HOTAZEL, Northern Cape (miningweekly.com) – The first blast took place on Tuesday at the new R1.5-billion Kudumane manganese mining project near Hotazel in the Northern Cape.
Mineral Resources Minister Susan Shabangu conducted the official opening of what is the fourth new black-controlled manganese mining development under way in South Africa's well-endowed Kalahari.
Shabangu urged that steps be taken now to ensure that the economic legacy of the Kalahari manganese fields turns out much better than the disappointing legacy of poverty and alcoholism that has been left in the wake of the mined-out diamond fields of Kimberley, developed in the same province more than 100 years ago.
She said that development of the area provided the chance to extend economic freedom to South Africans through the many spinoffs that mining and beneficiation spawns.
Surface preparation and civil engineering work are being advanced at the site, which is being developed jointly by two black economically empowered (BEE) companies, Northern Cape Manganese Company and Dirleton Minerals & Energy.
The Kudumane ore reserve will be mined at an initial rate of 1.5-million tons a year, rising eventually to 2.5-million tons a year.
First production from the initial opencast phase is expected by year-end and project payback is expected within five years.
Privately owned manganese trader Asia Minerals Limited (AML) of Hong Kong owns 49% of both Northern Cape Manganese and Dirleton.
Funding will be by way of 40% equity and 60% debt from Standard Chartered bank.
AML's Japanese founder and chairperson Hirotaka Suzuki, who was present at the opening, was praised for sticking with the project from its initial prospecting phase through to final mine development.
Association of African Economy and Development president Tetsuro Yano - known as Mr Africa in Japanese diplomatic circles - urged more Japanese companies to follow Suzuki's example.
If economically feasible, a sinter plant will be constructed at the mine site by 2014 and, once power is available, the company will consider an on-site smelter for low-grade ores.
Up to 500 people will be employed during the construction phase and between 200 and 300 permanently thereafter.
Several small BEE companies own Northern Cape Manganese and anti-Apartheid struggle icon Zwelakhe Sisulu is the main shareholder of Dirleton and also Kudumane chairperson.
AML, which has equity in two smelters in China and which is building another in Malaysia, will buy one-million Kudumane tons a year for its own use and trade the remaining ore.
The Asian company, which is the financial and technical partner to both BEE companies, previously traded Assmang and BHP Billiton product.
Sechaba Letaba, a former GM of Assmang's Black Rock manganese mine, has been appointed CEO of Kudumane, which is scheduled to begin producing in the fourth quarter of 2012.
Project director is former Kalagadi Manganese technical director David Wellbeloved and AML South Africa director Schalk van der Merwe, an initiator of the project, will play the role of on-site project GM.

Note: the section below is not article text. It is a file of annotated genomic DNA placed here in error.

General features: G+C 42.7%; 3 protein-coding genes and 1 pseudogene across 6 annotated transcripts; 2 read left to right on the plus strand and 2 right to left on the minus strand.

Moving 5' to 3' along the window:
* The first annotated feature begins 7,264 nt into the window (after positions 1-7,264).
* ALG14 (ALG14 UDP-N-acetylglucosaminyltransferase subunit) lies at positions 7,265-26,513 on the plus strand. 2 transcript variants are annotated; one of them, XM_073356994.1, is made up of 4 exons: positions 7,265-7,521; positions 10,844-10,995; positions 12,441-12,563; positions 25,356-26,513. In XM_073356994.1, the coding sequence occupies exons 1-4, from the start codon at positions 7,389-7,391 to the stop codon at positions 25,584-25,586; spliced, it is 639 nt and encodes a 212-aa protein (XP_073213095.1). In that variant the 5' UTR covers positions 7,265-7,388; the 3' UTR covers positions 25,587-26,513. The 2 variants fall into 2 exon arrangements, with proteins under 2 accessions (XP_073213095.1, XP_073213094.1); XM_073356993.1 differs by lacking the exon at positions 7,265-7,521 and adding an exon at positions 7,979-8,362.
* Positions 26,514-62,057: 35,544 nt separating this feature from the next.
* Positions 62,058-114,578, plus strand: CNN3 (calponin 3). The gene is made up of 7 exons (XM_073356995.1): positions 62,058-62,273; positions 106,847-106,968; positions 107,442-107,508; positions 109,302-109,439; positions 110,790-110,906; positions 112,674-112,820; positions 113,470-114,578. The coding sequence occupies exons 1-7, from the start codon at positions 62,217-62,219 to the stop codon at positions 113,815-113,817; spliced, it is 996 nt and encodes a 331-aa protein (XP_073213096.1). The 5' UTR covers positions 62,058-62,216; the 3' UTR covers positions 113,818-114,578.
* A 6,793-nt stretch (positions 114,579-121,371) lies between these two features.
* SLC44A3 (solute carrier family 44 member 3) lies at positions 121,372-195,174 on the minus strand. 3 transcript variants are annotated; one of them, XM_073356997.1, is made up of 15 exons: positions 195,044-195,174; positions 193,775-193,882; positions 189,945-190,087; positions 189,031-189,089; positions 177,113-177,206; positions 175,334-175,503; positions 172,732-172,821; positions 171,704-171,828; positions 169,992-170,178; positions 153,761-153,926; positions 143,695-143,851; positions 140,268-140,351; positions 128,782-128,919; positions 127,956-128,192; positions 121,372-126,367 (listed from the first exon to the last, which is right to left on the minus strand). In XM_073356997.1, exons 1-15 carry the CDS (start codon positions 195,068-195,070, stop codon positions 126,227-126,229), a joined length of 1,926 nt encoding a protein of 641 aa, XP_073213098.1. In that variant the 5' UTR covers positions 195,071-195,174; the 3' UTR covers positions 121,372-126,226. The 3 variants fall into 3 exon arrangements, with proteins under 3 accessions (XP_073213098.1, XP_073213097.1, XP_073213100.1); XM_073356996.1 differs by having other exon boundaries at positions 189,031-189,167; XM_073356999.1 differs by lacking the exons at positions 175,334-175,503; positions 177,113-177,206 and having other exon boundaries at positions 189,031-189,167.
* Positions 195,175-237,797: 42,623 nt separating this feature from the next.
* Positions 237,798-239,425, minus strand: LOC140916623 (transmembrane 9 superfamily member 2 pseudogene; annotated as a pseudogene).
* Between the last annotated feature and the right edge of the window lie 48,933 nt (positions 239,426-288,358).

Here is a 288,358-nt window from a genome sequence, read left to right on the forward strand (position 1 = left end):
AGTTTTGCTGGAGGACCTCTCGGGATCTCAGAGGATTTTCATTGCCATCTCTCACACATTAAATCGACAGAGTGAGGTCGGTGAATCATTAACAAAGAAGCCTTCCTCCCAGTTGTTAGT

SRK carried out the full mining feasibility study to bankable standards and Bateman did the study for the process plant and the metallurgy.
Blue Chip Mining and Drilling, headed by Martin van Zyl, is the main mining contractor.
Kudumane will begin as an opencast operation and then go underground.
Ore will be trucked to Durban and railed to Port Elizabeth, in the Eastern Cape, with eventaul export from the proposed Coega manganese terminal, where South African port operator Transnet Port Terminals has again confirmed that it will relocate the current export manganese facility from Port Elizabeth to a new two-berth facility at the deep-water Port of Ngqura by 2015/16, which it says will also facilitate an expansion of South Africa’s manganese export capacity.
Van der Merwe sees the lack of rail capacity and the need to boost the economy of the Northern Cape as the business case for smelting inland.
AML, which trades about 200 000 t of manganese alloys a year, has also started construction of the Sarawak manganese ferroalloys plant in Malaysia, where production is scheduled to start in the third quarter of 2013 and reach 330 000 t/y production by the end of 2014.
AML customers include steelmakers Nippon and Kobe, of Japan, Hyundai of Korea and Bao of China.
AML has a right of first option to more Kudumane shares.
Other manganese mining projects currently under way in the Kalahari include the underground Kalagadi Manganese, owned 50% by ArcelorMittal, 40% by black women and 10% by the State-owned Industrial Development Corporation; the R1.7-billion opencast Tshipi Borwa project being developed by black-controlled Ntsimbintle; and the R1.2-billion Renova-backed black-controlled United Manganese of Kalahari.
Kalagadi’s planned mining and sintering segment of an integrated project is expected to absorb an overall capital cost of R11-billion, which also includes the proposed ferromanganese smelter at Coega.
Minerals processing and project management company MDM Engineering is also conducting a $500-million bankable feasibility study for exploration company Amari’s Kongoni manganese project in the Kalahari manganese field.
South Africa’s manganese story has been described as one of South Africa’s saddest mining stories, in that the country hosts 80% of the world’s manganese reserves and resources, but produces only 15% of the world’s manganese, compared with China, which produces more than 35% of the world’s manganese with less than 5% of the world’s manganese reserves and resources.
BHP Billiton has emphasised the point of South Africa’s “very significant” manganese resources in South Africa’s Kalahari basin on more than one occasion, as has the JSE-listed Pallinghurst.
Current major exporters of manganese from South Africa’s Kalahari basin include Assmang/African Rainbow Minerals and Samancor – run by BHP Billiton and owned partly by Anglo American.